Cyberbullying is any form of bullying which takes place online or through smartphones and tablets. Social networking sites, messaging apps, gaming sites and chat rooms such as Facebook, XBox Live, Instagram, YouTube, Snapchat and other chat rooms can be great fun and a positive experience. But what do you do when things go wrong?
Cyberbullying is rife on the internet and most young people will experience it or see it at some time. In our national bullying survey, 56% of young people said they have seen others be bullied online and 42% have felt unsafe online. Cyberbullying can happen 24 hours a day, 7 days a week and it can go viral very fast.
Types of cyberbullying
There are many ways of bullying someone online and for some it can take shape in more ways than one. Some of the types of cyber bullying are:
Harassment - This is the act of sending offensive, rude, and insulting messages and being abusive. Nasty or humiliating comments on posts, photos and videos on social media sites, chat rooms and gaming sites.
Denigration – This is when someone may send information about another person that is fake, damaging and untrue. Sharing photos of someone for the purpose to ridicule, spreading fake rumours and gossip. The photos can also be altered for the purpose of bullying.
Flaming – This is when someone is purposely using extreme and offensive language and getting into online arguments and fights. They do this to cause reactions and enjoy the fact it causes someone to get distressed.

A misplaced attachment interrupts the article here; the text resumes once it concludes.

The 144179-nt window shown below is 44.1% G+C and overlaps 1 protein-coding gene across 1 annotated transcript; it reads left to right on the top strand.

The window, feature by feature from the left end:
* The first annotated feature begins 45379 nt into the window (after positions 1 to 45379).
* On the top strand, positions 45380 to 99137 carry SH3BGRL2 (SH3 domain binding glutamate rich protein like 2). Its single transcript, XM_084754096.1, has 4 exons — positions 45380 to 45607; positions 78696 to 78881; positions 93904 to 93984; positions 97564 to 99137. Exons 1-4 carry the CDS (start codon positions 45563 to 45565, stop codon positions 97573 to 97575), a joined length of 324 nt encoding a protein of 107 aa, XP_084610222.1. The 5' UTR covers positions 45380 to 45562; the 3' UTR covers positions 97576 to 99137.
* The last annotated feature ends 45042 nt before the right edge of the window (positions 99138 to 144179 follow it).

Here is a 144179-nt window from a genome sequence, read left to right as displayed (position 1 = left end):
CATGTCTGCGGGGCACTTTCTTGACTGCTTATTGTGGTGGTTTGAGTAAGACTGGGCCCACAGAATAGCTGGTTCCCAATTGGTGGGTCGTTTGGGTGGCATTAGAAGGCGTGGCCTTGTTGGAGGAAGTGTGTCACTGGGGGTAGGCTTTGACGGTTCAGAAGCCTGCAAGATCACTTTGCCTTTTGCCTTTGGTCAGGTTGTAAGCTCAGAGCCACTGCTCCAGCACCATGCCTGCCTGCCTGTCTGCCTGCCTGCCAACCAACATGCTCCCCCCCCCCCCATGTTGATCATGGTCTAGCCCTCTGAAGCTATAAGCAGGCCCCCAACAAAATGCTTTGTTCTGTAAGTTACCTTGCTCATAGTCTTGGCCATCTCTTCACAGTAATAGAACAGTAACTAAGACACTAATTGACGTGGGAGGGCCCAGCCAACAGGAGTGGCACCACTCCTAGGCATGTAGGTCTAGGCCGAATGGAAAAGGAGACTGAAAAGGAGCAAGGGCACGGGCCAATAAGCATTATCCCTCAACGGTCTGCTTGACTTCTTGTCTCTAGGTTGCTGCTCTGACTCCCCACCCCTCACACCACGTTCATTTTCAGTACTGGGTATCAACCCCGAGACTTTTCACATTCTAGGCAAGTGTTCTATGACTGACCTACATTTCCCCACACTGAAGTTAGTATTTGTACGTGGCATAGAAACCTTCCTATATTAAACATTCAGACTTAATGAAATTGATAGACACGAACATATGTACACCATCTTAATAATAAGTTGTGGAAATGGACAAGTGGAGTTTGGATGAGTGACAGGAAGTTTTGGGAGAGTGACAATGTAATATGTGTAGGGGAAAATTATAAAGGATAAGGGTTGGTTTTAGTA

Impersonation – This is when someone will hack into someone’s email or social networking account and use the person's online identity to send or post vicious or embarrassing material to/about others. They may also create fake accounts to cause hurt and humiliation.
Outing and Trickery – This is when someone may share personal information about another or trick someone into revealing secrets and forward it to others. They may also do this with private images and videos too.
Cyber Stalking – This is the act of repeatedly sending messages that include threats of harm, harassment, intimidating messages, or engaging in other online activities that make a person afraid for his or her safety. The actions may be illegal too depending on what they are doing.
Exclusion – This is when others intentionally leave someone out of a group such as group messages, online apps, gaming sites and other online engagement.
Bullying by spreading rumours and gossip
The worst thing about social networking sites and messaging apps is that anything nasty posted about you can be seen by lots of people and these posts can go viral and be shared by so many people within minutes. The most vicious gossip and rumours are often spread by people who were once your friends so it's important to consider whether you trust someone before you do share your very personal information. Posting false and malicious things about people on the internet can be classed as harassment.